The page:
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Glorious summer sunshine: the downside

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18:18 CEST+02:00
Photo: Kustbevakningen.

The current heatwave is all very well for Sweden's legions of sun-worshippers, but it's not all good news. The hot weather also means danger, financial hardship and health problems for some of us.

The most prominent side-effect has been the invasion of blooming algae along Sweden's south east coast. From the Stockholm archipelago down to Blekinge and all round the holiday island of Gotland, expectant bathers have been faced with a particularly unappetising thick green stinking sludge. It's the annual blooming of the Baltic algae. But due to the heat and sunshine, it's earlier than normal and in unprecedented quantities.

The algae is cyanobacteria and thrives on high concentrations of nitrogen and phosphorous. These have come in recent years from a storm two years ago which drove a lot of salt water into the Baltic from the Kattegatt and waste from artificial fertilisers and sewage.

The algae isn't just unpleasant. There are two indistinguishable types, one of which is toxic, causing illness in humans and sometimes death to animals.

"Dogs and cattle can die," said Martin Hansson of SMHI weather service. "Dogs get it on their coats and try to lick it off. Humans get flu-like symptoms and skin irritation."

Forest fires usually follow hot on the heels of a heatwave and the last week or so has been no exception. The potential for disaster is intensified this summer by the swathes of felled forest in southern Sweden which have yet to be cleared following storm Gudrun in January.

Not only do the millions of trees form maybe the world's largest pile of kindling, but they also make it extremely difficult to access any fires which break out.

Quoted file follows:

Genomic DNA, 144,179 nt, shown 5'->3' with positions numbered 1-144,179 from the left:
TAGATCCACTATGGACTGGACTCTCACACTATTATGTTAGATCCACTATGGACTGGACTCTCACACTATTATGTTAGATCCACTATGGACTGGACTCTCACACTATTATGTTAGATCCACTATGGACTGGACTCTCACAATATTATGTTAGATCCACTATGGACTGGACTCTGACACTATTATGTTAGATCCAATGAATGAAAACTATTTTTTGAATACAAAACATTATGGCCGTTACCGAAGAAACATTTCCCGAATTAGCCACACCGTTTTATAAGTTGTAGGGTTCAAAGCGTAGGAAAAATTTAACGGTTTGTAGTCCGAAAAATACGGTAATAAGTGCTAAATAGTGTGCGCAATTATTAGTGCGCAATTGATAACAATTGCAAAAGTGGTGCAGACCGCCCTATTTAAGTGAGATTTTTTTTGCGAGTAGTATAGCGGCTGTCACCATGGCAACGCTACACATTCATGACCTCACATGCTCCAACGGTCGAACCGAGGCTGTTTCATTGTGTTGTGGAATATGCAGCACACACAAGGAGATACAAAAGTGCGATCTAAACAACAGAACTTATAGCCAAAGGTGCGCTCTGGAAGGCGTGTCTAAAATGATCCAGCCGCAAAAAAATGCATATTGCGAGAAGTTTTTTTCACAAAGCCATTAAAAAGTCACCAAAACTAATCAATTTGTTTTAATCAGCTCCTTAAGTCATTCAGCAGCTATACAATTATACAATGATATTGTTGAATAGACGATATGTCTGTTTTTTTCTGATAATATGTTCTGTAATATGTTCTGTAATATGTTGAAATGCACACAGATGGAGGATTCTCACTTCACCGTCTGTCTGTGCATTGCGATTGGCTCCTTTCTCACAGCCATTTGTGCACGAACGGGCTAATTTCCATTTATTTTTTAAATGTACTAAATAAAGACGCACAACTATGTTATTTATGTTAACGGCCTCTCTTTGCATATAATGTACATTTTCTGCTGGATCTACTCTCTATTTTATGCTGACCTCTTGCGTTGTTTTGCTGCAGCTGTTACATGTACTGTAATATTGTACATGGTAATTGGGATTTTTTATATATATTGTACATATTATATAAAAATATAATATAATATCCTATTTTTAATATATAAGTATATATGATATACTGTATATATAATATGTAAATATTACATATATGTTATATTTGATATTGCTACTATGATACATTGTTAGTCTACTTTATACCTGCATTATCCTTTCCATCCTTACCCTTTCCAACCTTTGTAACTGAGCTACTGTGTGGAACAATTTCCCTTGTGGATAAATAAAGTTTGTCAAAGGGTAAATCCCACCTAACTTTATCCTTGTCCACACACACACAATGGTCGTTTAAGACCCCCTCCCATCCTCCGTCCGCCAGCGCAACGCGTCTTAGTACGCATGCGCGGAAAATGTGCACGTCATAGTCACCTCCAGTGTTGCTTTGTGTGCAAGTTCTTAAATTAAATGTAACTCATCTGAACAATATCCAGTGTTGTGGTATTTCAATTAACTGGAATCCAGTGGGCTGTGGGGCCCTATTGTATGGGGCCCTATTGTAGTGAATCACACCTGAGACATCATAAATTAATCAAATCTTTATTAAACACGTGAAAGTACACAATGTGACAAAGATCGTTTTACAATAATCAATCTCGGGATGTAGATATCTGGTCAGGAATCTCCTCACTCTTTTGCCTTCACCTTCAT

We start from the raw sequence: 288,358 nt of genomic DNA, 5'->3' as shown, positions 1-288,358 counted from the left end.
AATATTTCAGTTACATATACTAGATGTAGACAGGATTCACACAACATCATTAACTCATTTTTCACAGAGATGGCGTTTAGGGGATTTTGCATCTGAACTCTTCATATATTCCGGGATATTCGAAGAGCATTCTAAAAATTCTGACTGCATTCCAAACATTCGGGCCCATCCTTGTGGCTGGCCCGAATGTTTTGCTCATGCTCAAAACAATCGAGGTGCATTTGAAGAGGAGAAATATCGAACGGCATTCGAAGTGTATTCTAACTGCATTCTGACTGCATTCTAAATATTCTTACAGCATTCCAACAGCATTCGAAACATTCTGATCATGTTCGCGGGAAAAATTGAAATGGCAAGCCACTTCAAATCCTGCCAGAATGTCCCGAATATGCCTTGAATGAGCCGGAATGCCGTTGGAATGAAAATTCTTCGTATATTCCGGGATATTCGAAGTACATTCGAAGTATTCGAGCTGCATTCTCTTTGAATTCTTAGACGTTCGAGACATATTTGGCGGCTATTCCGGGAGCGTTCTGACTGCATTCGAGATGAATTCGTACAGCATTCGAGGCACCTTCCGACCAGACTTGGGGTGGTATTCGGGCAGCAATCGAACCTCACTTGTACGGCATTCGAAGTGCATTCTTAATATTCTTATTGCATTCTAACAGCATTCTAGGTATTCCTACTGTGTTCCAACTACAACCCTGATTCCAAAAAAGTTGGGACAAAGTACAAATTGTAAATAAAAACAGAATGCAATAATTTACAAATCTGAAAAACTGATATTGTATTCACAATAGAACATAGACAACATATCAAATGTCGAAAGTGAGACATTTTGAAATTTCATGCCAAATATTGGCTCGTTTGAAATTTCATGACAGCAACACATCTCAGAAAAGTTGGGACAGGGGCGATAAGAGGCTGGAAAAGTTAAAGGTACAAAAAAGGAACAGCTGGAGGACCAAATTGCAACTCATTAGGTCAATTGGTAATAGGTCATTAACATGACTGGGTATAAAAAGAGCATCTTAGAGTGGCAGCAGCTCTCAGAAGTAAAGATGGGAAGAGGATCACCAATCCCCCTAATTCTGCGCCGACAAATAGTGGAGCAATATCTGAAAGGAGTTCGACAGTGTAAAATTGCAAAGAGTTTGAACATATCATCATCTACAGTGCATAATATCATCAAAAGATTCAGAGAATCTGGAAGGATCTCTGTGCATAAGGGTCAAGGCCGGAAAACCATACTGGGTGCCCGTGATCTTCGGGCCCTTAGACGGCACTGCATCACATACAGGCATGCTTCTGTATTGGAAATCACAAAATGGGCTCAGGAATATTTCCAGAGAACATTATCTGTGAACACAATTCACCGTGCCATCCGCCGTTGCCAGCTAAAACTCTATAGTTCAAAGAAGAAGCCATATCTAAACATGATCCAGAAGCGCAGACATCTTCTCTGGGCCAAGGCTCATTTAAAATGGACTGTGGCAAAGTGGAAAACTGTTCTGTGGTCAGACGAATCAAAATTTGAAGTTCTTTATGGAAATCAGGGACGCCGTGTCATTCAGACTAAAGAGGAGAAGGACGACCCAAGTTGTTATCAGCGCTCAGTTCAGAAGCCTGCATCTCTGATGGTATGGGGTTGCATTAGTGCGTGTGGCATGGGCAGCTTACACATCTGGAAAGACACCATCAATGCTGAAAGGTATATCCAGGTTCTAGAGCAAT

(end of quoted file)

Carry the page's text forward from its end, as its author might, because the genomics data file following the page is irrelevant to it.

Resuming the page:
The most serious fire so far broke out in a storm-ravaged area of Småland near Ljungby last week. Four hectares of trees burned before the fire was extinguished thanks to water bombs being dropped by helicopters and local farmers filling a ditch network with barrels of water.

In the event of a really serious fire, Sweden hopes to be able to call on the EU to provide specially adapted 'scoop' planes. They can scoop up 6000 litres of water from lakes or the sea and dump it on the affected area.

"They worked very well for us ten years ago," said fire expert Leif Sandahl of the Rescue Services Agency.

Skåne's farmers are also hoping for some relief soon with a bit of rain, or at least cooler weather.

Fredrik Jörgensen reckons he could lose up to a quarter of his corn crop.

"The crops are a lot lighter in colour than they should be at this time of year. That's because of the drought," he said.

As well as corn, rape, peas and grazing pastures are also hit hard by the heat and lack of rain. In this weather, corn ripens prematurely leading to a reduced crop. The next week could be decisive for many farmers.

"If this weather continues, a quarter of my crop could whither. That's a year's pay for me," said Jorgensen.

Experts have also warned of the health risks facing the elderly and other vulnerable groups such as those with heart or lung conditions in extended periods of hot weather. This year has also been troublesome for hayfever sufferers.

"Many of our patients complain of more eye irritation this year compared to other years," said nurse Anki Redhamre from Ystad in Skåne.

There have also been a number of people who have suffered hayfever for the first time due to the unusually lush grass.

The forecast is for continued sunshine over the next few days, although it promises to be a couple of degrees cooler. Some rain is expected at the weekend.

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